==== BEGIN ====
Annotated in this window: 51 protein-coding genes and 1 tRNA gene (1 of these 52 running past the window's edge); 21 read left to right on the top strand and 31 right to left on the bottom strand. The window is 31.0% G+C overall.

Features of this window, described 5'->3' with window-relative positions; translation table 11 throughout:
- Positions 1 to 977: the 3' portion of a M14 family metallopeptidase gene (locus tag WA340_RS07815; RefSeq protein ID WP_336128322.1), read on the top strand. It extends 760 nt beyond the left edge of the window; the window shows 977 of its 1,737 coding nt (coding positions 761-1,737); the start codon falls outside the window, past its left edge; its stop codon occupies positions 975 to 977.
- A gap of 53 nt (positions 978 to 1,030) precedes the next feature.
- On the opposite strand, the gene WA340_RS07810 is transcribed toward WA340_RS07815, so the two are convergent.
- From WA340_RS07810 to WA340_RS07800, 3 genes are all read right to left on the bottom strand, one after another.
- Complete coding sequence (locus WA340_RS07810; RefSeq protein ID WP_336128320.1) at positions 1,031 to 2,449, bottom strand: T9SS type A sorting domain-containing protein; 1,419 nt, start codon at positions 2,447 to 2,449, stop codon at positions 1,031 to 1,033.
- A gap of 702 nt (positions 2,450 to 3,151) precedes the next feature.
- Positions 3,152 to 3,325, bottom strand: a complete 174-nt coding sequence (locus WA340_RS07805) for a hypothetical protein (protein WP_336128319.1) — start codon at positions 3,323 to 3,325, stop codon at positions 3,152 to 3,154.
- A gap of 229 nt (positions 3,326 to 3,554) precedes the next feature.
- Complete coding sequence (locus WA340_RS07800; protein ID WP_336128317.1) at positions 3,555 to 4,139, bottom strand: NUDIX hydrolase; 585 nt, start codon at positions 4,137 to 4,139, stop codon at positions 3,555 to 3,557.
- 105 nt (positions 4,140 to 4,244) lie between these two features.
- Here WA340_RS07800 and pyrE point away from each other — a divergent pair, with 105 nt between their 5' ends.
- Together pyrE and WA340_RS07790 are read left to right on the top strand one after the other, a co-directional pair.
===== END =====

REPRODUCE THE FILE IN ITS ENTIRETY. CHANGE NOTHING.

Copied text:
Annotated in this window: 51 protein-coding genes and 1 tRNA gene (1 of these 52 running past the window's edge); 21 read left to right on the top strand and 31 right to left on the bottom strand. The window is 31.0% G+C overall.

Features of this window, described 5'->3' with window-relative positions; translation table 11 throughout:
- Positions 1 to 977: the 3' portion of a M14 family metallopeptidase gene (locus tag WA340_RS07815; RefSeq protein ID WP_336128322.1), read on the top strand. It extends 760 nt beyond the left edge of the window; the window shows 977 of its 1,737 coding nt (coding positions 761-1,737); the start codon falls outside the window, past its left edge; its stop codon occupies positions 975 to 977.
- A gap of 53 nt (positions 978 to 1,030) precedes the next feature.
- On the opposite strand, the gene WA340_RS07810 is transcribed toward WA340_RS07815, so the two are convergent.
- From WA340_RS07810 to WA340_RS07800, 3 genes are all read right to left on the bottom strand, one after another.
- Complete coding sequence (locus WA340_RS07810; RefSeq protein ID WP_336128320.1) at positions 1,031 to 2,449, bottom strand: T9SS type A sorting domain-containing protein; 1,419 nt, start codon at positions 2,447 to 2,449, stop codon at positions 1,031 to 1,033.
- A gap of 702 nt (positions 2,450 to 3,151) precedes the next feature.
- Positions 3,152 to 3,325, bottom strand: a complete 174-nt coding sequence (locus WA340_RS07805) for a hypothetical protein (protein WP_336128319.1) — start codon at positions 3,323 to 3,325, stop codon at positions 3,152 to 3,154.
- A gap of 229 nt (positions 3,326 to 3,554) precedes the next feature.
- Complete coding sequence (locus WA340_RS07800; protein ID WP_336128317.1) at positions 3,555 to 4,139, bottom strand: NUDIX hydrolase; 585 nt, start codon at positions 4,137 to 4,139, stop codon at positions 3,555 to 3,557.
- 105 nt (positions 4,140 to 4,244) lie between these two features.
- Here WA340_RS07800 and pyrE point away from each other — a divergent pair, with 105 nt between their 5' ends.
- Together pyrE and WA340_RS07790 are read left to right on the top strand one after the other, a co-directional pair.